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Table of Contents
ORIGINAL ARTICLE
Year : 2020  |  Volume : 12  |  Issue : 3  |  Page : 241-247  

Epidemiology of parvovirus B19 and anemia among kidney transplant recipients: A meta-analysis


1 Department of Medicine, Division of Nephrology and Hypertension, Mayo Clinic, Rochester, USA
2 Department of Medicine, Division of Nephrology, Henry Ford Hospital, Detroit, Michigan, USA
3 Department of Internal Medicine, University of Arizona, Tucson, Arizona, USA
4 Department of Medicine, Division of Nephrology, Indiana University School of Medicine and Deaconess Health System, Evansville, Indiana, USA
5 Department of Internal Medicine, East Tennessee State University, Johnson City, Tennessee, USA
6 Department of Internal Medicine, Bassett Medical Center, Cooperstown, New York, USA
7 Department of Medicine, Renal Transplant Program, University of Missouri-Kansas City School of Medicine, Saint Luke's Health System, Kansas City, Missouri, USA
8 Department of Medicine, University of Minnesota, Minneapolis, Minnesota, USA
9 Department of Medicine, Division of Nephrology, University of Mississippi Medical Center, Jackson, Mississippi, USA
10 Department of Military and Community Medicine, Phramongkutklao College of Medicine, Mahidol University, Bangkok, Thailand
11 Department of Medicine, Division of Infectious Diseases, Faculty of Medicine Ramathibodi Hospital, Mahidol University, Bangkok, Thailand
12 Department of Medicine, Division of Nephrology and Hypertension, Mayo Clinic, Jacksonville, Florida, USA

Date of Submission15-Jun-2019
Date of Acceptance20-Nov-2019
Date of Web Publication10-Jun-2020

Correspondence Address:
Dr. Wisit Kaewput
Department of Medicine, Division of Nephrology, University of Mississippi Medical Center, 2500 North State Street, Jackson, Mississippi 39216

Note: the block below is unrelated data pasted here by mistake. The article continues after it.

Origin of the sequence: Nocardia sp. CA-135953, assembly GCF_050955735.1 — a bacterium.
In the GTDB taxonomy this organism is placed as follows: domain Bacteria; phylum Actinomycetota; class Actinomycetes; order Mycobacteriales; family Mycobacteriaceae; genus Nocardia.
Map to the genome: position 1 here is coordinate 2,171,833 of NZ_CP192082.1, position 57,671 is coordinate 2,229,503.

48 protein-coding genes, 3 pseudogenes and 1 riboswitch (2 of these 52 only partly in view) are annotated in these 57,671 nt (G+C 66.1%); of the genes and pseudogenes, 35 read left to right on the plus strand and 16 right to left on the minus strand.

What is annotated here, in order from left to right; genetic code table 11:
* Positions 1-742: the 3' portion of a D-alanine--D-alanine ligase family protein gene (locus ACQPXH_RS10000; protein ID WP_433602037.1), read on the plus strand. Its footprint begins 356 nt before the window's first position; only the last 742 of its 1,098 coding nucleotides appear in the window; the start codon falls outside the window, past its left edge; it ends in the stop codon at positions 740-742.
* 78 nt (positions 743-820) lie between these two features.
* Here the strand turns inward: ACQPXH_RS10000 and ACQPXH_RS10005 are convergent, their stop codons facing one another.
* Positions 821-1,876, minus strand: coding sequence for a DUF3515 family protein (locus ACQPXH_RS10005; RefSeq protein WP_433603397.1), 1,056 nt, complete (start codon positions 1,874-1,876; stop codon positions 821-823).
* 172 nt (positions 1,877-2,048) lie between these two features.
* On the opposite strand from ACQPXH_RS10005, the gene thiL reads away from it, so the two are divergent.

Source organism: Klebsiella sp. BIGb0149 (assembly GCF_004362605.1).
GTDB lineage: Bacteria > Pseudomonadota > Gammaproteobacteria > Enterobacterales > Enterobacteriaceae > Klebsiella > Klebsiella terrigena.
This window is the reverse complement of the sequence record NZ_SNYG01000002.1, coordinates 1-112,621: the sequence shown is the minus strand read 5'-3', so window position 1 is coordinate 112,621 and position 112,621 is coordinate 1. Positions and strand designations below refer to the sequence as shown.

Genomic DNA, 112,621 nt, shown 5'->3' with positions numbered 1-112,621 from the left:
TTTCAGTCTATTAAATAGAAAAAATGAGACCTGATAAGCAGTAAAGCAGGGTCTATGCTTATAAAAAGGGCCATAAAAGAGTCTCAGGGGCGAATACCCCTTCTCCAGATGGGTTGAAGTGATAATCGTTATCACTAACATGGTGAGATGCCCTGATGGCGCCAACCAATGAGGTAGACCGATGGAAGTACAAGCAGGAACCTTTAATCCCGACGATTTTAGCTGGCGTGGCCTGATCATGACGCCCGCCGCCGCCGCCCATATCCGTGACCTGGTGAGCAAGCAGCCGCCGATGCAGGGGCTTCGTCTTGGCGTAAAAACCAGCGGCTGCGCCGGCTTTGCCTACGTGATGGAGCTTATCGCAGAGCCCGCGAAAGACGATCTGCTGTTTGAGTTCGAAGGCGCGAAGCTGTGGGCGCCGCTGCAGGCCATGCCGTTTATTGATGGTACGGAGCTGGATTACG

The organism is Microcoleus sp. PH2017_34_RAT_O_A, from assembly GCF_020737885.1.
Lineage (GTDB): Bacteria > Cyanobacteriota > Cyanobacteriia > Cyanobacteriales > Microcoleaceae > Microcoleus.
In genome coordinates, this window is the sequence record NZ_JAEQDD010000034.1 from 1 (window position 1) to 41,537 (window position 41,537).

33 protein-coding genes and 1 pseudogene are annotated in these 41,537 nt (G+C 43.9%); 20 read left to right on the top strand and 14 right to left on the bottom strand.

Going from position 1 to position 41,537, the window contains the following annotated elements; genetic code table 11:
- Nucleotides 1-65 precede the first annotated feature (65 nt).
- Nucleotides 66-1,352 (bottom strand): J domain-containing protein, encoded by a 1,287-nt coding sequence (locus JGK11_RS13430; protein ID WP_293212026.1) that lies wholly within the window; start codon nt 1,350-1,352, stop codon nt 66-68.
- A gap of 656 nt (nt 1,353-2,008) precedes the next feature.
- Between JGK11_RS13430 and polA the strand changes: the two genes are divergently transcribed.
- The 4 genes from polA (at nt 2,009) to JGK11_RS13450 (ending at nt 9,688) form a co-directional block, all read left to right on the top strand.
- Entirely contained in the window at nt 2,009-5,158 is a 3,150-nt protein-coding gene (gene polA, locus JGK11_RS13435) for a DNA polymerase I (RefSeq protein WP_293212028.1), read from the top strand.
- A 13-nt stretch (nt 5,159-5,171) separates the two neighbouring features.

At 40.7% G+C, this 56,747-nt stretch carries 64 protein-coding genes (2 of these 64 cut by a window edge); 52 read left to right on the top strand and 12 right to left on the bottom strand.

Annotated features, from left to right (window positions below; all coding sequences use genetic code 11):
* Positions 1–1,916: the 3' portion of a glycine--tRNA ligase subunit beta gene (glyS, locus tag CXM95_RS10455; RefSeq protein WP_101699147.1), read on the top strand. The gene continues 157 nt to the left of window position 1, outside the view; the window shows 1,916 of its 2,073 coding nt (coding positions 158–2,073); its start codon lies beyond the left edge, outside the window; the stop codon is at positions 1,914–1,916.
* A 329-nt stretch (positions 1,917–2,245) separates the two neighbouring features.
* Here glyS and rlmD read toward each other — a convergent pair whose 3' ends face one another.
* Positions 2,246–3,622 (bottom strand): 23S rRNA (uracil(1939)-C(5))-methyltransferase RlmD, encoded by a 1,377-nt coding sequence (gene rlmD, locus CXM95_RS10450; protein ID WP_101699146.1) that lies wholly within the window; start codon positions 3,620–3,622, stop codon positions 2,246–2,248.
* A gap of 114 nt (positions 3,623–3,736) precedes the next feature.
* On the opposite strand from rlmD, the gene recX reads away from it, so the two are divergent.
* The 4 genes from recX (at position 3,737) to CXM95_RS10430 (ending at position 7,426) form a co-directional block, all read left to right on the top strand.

Thailand
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DOI: 10.4103/UA.UA_89_19

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   Abstract 


Background: Persistent anemia has been described in kidney transplant (KTx) recipients with parvovirus B19 virus infection. However, the epidemiology of parvovirus B19 and parvovirus B19-related anemia after KTx remains unclear. We conducted this systematic review (1) to investigate the incidence of parvovirus B19 infection after KTx and (2) to assess the incidence of parvovirus B19 among KTx patients with anemia.
Materials and Methods: A systematic review was conducted in EMBASE, MEDLINE, and Cochrane databases from inception to March 2019 to identify studies that reported the incidence rate of parvovirus B19 infection and/or seroprevalence of parvovirus B19 in KTx recipients. Effect estimates from the individual studies were extracted and combined using random-effects, generic inverse variance method of DerSimonian and Laird. The protocol for this systematic review is registered with PROSPERO (no. CRD42019125716).
Results: Nineteen observational studies with a total of 2108 KTx patients were enrolled. Overall, the pooled estimated seroprevalence of parvovirus B19 immunoglobulin G was 62.2% (95% confidence interval [CI]: 45.8%–76.1%). The pooled estimated incidence rate of positive parvovirus B19 DNA in the 1st year after KTx was 10.3% (95% CI: 5.5%–18.4%). After sensitivity analysis excluded a study that solely included KTx patients with anemia, the pooled estimated incidence rate of positive parvovirus B19 DNA after KTx was 7.6% (95% CI: 3.7%–15.0%). Among KTx with anemia, the pooled estimated incidence rate of positive parvovirus B19 DNA was 27.4% (95% CI: 16.6%–41.7%). Meta-regression analysis demonstrated no significant correlations between the year of study and the incidence rate of positive parvovirus B19 DNA (P = 0.33). Egger's regression asymmetry test was performed and demonstrated no publication bias in all analyses.
Conclusion: The overall estimated incidence of positive parvovirus B19 DNA after KTX is 10.3%. Among KTx with anemia, the incidence rate of positive parvovirus B19 DNA is 27.4%. The incidence of positive parvovirus B19 DNA does not seem to decrease overtime.

Keywords: Kidney transplantation, meta-analysis, parvovirus B19, renal transplantation, systematic reviews


How to cite this article:
Thongprayoon C, Khoury NJ, Bathini T, Aeddula NR, Boonpheng B, Lertjitbanjong P, Watthanasuntorn K, Leeaphorn N, Chesdachai S, Torres-Ortiz A, Kaewput W, Bruminhent J, Mao MA, Cheungpasitporn W. Epidemiology of parvovirus B19 and anemia among kidney transplant recipients: A meta-analysis. Urol Ann 2020;12:241-7

How to cite this URL: